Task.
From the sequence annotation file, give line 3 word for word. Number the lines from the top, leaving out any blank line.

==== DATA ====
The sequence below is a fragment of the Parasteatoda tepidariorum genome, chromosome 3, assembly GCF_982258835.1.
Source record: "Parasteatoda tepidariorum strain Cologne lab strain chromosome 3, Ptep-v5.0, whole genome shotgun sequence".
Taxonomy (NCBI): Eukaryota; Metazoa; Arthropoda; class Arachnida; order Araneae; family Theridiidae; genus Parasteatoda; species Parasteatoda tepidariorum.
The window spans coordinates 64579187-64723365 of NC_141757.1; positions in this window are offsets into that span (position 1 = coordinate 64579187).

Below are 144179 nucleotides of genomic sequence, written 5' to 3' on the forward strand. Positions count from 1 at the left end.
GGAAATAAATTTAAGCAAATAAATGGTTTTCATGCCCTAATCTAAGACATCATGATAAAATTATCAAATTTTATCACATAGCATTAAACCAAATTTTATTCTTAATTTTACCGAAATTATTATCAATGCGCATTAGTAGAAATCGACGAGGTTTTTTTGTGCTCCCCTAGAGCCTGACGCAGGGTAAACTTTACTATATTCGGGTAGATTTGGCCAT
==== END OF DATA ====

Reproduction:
Taxonomy (NCBI): Eukaryota; Metazoa; Arthropoda; class Arachnida; order Araneae; family Theridiidae; genus Parasteatoda; species Parasteatoda tepidariorum.